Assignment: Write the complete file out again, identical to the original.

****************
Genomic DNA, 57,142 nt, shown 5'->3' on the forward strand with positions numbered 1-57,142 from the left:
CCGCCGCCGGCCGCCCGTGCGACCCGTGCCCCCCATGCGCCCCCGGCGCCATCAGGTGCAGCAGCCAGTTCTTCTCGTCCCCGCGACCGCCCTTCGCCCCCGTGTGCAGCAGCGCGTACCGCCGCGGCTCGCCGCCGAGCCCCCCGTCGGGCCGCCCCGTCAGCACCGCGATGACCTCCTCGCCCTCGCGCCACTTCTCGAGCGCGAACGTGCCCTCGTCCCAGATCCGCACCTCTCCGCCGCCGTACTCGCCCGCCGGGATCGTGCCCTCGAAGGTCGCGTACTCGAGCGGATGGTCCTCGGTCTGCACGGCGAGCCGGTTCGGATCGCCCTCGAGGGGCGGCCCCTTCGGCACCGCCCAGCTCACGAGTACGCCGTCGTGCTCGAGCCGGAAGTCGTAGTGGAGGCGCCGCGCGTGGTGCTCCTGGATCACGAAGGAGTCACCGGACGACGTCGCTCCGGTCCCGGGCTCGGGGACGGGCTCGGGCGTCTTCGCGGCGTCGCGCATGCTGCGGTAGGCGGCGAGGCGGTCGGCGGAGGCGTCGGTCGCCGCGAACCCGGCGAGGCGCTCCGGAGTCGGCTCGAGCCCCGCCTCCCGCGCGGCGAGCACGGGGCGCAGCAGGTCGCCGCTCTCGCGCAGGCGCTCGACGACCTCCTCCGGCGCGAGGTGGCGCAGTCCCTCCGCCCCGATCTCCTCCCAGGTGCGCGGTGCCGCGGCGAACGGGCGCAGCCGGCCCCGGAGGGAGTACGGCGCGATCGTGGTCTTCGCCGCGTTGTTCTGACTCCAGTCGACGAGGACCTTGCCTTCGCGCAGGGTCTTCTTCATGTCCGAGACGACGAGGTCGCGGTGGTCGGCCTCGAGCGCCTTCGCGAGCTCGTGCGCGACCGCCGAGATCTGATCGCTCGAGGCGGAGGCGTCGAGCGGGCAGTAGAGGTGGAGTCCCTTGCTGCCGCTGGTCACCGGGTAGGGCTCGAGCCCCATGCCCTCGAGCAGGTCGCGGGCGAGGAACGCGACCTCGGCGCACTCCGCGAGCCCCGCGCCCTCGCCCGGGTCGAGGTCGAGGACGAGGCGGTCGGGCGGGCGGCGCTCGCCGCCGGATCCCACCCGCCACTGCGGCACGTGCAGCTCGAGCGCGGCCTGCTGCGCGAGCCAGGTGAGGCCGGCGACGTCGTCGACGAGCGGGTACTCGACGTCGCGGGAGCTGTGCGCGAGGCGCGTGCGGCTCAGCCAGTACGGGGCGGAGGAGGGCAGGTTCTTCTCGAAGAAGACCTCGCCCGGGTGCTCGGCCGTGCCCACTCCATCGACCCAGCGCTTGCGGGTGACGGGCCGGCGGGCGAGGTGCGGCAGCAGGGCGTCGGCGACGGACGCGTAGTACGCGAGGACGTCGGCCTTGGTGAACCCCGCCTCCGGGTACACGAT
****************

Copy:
Genomic DNA, 57,142 nt, shown 5'->3' on the forward strand with positions numbered 1-57,142 from the left:
CCGCCGCCGGCCGCCCGTGCGACCCGTGCCCCCCATGCGCCCCCGGCGCCATCAGGTGCAGCAGCCAGTTCTTCTCGTCCCCGCGACCGCCCTTCGCCCCCGTGTGCAGCAGCGCGTACCGCCGCGGCTCGCCGCCGAGCCCCCCGTCGGGCCGCCCCGTCAGCACCGCGATGACCTCCTCGCCCTCGCGCCACTTCTCGAGCGCGAACGTGCCCTCGTCCCAGATCCGCACCTCTCCGCCGCCGTACTCGCCCGCCGGGATCGTGCCCTCGAAGGTCGCGTACTCGAGCGGATGGTCCTCGGTCTGCACGGCGAGCCGGTTCGGATCGCCCTCGAGGGGCGGCCCCTTCGGCACCGCCCAGCTCACGAGTACGCCGTCGTGCTCGAGCCGGAAGTCGTAGTGGAGGCGCCGCGCGTGGTGCTCCTGGATCACGAAGGAGTCACCGGACGACGTCGCTCCGGTCCCGGGCTCGGGGACGGGCTCGGGCGTCTTCGCGGCGTCGCGCATGCTGCGGTAGGCGGCGAGGCGGTCGGCGGAGGCGTCGGTCGCCGCGAACCCGGCGAGGCGCTCCGGAGTCGGCTCGAGCCCCGCCTCCCGCGCGGCGAGCACGGGGCGCAGCAGGTCGCCGCTCTCGCGCAGGCGCTCGACGACCTCCTCCGGCGCGAGGTGGCGCAGTCCCTCCGCCCCGATCTCCTCCCAGGTGCGCGGTGCCGCGGCGAACGGGCGCAGCCGGCCCCGGAGGGAGTACGGCGCGATCGTGGTCTTCGCCGCGTTGTTCTGACTCCAGTCGACGAGGACCTTGCCTTCGCGCAGGGTCTTCTTCATGTCCGAGACGACGAGGTCGCGGTGGTCGGCCTCGAGCGCCTTCGCGAGCTCGTGCGCGACCGCCGAGATCTGATCGCTCGAGGCGGAGGCGTCGAGCGGGCAGTAGAGGTGGAGTCCCTTGCTGCCGCTGGTCACCGGGTAGGGCTCGAGCCCCATGCCCTCGAGCAGGTCGCGGGCGAGGAACGCGACCTCGGCGCACTCCGCGAGCCCCGCGCCCTCGCCCGGGTCGAGGTCGAGGACGAGGCGGTCGGGCGGGCGGCGCTCGCCGCCGGATCCCACCCGCCACTGCGGCACGTGCAGCTCGAGCGCGGCCTGCTGCGCGAGCCAGGTGAGGCCGGCGACGTCGTCGACGAGCGGGTACTCGACGTCGCGGGAGCTGTGCGCGAGGCGCGTGCGGCTCAGCCAGTACGGGGCGGAGGAGGGCAGGTTCTTCTCGAAGAAGACCTCGCCCGGGTGCTCGGCCGTGCCCACTCCATCGACCCAGCGCTTGCGGGTGACGGGCCGGCGGGCGAGGTGCGGCAGCAGGGCGTCGGCGACGGACGCGTAGTACGCGAGGACGTCGGCCTTGGTGAACCCCGCCTCCGGGTACACGAT